We see that there are four key areas where businesses can focus their priorities to help them weather the economic storms ahead. These are: liquidity and cash; operations; restructuring the business portfolio; and corporate deleveraging.

With the vulnerability to shocks and market swings increasing, liquidity is everything. Operational plans need to be funded, bills have to be paid and credit repayments maintained. This means a laser-like focus on liquidity, including the optimisation of working capital and identification of locked-in cash, while exploring all possible internal and external sources of finance.

The key is being able to understand how all the different cash drivers fit together, from sourcing costs to fluctuating revenues. Many people make decisions that affect the cash position, so it’s important to involve the right people and build the analysis from the bottom-up, rather than simply leaving this to finance.

Cash flow forecasting is a critical part of this – educated guesses aren’t enough. This includes 13-week projections and forecasts based on solid inputs from the business not just the finance team and that include a range of best- and worst-case scenarios. Do you have the reserves to deal with any further spikes in energy and material costs, for example? How could continuing increases in salaries and other fixed costs affect your financial position?

In the face of rising costs and continued supply chain disruption, organisations need confidence that they can sustain operations and meet customer demands. That means being able to flex output up and down in line with movements in demand, while controlling fixed overheads such as salaries.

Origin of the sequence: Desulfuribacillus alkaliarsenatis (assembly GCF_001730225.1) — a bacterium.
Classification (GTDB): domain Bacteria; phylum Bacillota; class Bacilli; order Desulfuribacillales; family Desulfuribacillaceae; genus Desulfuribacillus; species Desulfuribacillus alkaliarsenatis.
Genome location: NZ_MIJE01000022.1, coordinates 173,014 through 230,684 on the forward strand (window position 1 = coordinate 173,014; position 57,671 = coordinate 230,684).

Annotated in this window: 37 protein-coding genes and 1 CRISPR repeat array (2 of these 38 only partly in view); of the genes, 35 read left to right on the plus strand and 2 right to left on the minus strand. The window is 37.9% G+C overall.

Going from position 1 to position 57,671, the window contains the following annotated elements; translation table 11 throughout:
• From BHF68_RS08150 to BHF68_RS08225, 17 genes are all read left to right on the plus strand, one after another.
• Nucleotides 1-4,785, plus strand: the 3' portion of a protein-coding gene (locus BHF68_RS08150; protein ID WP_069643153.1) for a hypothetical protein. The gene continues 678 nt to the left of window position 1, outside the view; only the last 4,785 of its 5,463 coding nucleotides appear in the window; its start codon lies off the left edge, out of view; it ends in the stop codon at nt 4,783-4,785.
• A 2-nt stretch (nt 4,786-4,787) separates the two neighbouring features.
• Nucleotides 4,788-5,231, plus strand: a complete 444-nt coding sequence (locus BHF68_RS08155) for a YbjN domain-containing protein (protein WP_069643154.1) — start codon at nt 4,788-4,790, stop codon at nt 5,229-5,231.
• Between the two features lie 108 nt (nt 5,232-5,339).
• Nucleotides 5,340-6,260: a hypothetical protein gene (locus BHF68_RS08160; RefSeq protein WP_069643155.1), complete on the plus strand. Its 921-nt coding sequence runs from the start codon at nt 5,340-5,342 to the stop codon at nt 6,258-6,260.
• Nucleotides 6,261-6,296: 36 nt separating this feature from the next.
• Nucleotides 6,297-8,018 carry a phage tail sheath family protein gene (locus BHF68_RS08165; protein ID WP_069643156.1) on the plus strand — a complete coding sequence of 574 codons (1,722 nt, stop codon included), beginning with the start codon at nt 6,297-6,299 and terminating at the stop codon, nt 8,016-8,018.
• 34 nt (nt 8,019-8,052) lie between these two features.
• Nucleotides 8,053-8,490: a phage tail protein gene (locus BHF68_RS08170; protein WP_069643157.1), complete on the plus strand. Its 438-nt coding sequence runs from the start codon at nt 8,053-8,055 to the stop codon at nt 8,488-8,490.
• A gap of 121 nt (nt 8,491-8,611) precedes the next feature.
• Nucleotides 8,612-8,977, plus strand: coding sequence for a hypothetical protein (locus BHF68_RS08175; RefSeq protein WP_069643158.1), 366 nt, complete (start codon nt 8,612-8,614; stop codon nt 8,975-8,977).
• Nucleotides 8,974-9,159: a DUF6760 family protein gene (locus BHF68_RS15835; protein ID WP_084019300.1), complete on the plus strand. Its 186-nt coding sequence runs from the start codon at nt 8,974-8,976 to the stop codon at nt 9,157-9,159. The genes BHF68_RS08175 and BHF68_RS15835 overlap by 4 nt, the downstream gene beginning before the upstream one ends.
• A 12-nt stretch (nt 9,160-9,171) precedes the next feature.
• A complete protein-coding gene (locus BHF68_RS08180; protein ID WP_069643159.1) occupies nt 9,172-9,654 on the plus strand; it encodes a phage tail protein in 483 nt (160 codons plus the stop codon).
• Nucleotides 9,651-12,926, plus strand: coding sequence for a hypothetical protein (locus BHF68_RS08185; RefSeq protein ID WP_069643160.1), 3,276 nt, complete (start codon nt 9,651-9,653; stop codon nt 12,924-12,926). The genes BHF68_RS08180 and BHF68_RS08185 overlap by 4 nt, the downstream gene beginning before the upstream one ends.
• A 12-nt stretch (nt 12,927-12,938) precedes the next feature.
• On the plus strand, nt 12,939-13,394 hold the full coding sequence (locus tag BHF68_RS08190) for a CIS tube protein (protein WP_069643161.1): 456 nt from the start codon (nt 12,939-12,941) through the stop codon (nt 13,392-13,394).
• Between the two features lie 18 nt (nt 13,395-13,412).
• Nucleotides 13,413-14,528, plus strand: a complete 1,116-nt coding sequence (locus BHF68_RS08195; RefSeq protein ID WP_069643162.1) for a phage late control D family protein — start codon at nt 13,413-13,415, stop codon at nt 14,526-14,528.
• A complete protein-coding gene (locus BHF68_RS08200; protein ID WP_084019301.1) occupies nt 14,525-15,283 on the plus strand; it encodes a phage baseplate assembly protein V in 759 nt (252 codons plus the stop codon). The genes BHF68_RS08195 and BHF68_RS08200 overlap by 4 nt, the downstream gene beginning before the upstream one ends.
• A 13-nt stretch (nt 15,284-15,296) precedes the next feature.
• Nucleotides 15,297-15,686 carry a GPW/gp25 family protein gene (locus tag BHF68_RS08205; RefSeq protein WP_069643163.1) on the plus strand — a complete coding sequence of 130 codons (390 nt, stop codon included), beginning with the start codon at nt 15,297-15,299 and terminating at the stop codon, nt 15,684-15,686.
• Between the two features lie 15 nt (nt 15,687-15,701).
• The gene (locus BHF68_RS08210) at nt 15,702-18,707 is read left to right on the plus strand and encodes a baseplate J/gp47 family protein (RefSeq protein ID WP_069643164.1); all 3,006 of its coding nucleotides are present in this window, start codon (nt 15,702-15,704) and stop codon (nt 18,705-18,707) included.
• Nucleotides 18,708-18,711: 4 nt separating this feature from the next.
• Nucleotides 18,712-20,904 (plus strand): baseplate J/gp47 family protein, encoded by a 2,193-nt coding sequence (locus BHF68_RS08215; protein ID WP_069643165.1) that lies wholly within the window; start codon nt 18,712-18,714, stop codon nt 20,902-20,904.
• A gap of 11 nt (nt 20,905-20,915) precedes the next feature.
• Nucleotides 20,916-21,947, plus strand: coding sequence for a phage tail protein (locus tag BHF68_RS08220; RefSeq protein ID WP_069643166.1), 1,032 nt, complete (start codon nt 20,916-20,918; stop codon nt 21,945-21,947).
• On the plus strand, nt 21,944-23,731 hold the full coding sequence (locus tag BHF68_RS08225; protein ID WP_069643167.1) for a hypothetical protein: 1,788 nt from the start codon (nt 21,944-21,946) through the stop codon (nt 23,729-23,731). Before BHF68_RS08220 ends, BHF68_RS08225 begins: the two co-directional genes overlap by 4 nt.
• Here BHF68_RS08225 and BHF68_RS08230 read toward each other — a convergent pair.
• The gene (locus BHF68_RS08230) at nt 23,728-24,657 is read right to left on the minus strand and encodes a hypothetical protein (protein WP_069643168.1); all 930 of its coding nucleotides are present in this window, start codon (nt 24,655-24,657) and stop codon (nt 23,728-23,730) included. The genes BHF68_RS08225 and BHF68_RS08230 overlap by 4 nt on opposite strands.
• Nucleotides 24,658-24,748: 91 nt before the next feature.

Options include both new sourcing arrangements and greater use of contingent talent. But engaging with new partners and putting arrangements in place can take time, so steps need to be underway now, rather than waiting until costs spike or supplies dry up.

Once you have a clear view about what operations are or aren’t viable in the changing environment and how much room for manoeuvre you have from a funding and work capital perspective, you can step up divestment of non-core areas of your business. You can also look to acquire the key skills needed to sustain relevance and bolster resilience.

With private equity still sitting on ample dry powder, deal activity is still strong. But appetite could wane, and prices fall if the current economic situation becomes prolonged. It’s therefore important to get the identification and marketing of assets for sale underway as soon as possible.

With debt costs rising and finance harder won, it’s time to be more rigorous and proactive in freeing up funds and clearing excess debt from the balance sheet. An important part of this is reaching out to creditors, explaining your position and plans, and securing their continued support. It’s also important to explore the full range of financing options including private credit and private equity investment.

Coming through stronger

Applying these restructuring fundamentals can deliver vital resilience, impetus and strategic clarity, while improving your ability to sustain investment and respond with speed and agility as market conditions improve.

If you would like to discuss any of the issues raised in this article or find out how a restructuring mindset and methodology could help give your business a decisive edge, please feel free to get in touch.

Contact us

Steve Russell

Steve Russell

Business Restructuring Services Leader, PwC United Kingdom

Tel: +44 (0)7980 844528